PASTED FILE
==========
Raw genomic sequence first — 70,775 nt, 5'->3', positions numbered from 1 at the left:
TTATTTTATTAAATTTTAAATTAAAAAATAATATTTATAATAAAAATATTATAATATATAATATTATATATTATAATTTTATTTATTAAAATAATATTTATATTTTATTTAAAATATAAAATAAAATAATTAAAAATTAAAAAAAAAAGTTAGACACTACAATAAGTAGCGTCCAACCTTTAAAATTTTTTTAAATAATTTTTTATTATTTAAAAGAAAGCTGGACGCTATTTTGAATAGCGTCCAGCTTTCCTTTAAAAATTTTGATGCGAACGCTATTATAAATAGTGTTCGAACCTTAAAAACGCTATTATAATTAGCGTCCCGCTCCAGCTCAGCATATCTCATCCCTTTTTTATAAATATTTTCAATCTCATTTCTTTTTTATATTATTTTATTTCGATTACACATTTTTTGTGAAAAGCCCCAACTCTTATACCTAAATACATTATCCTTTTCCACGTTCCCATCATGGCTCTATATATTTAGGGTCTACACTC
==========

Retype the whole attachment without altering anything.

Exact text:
Raw genomic sequence first — 70,775 nt, 5'->3', positions numbered from 1 at the left:
TTATTTTATTAAATTTTAAATTAAAAAATAATATTTATAATAAAAATATTATAATATATAATATTATATATTATAATTTTATTTATTAAAATAATATTTATATTTTATTTAAAATATAAAATAAAATAATTAAAAATTAAAAAAAAAAGTTAGACACTACAATAAGTAGCGTCCAACCTTTAAAATTTTTTTAAATAATTTTTTATTATTTAAAAGAAAGCTGGACGCTATTTTGAATAGCGTCCAGCTTTCCTTTAAAAATTTTGATGCGAACGCTATTATAAATAGTGTTCGAACCTTAAAAACGCTATTATAATTAGCGTCCCGCTCCAGCTCAGCATATCTCATCCCTTTTTTATAAATATTTTCAATCTCATTTCTTTTTTATATTATTTTATTTCGATTACACATTTTTTGTGAAAAGCCCCAACTCTTATACCTAAATACATTATCCTTTTCCACGTTCCCATCATGGCTCTATATATTTAGGGTCTACACTC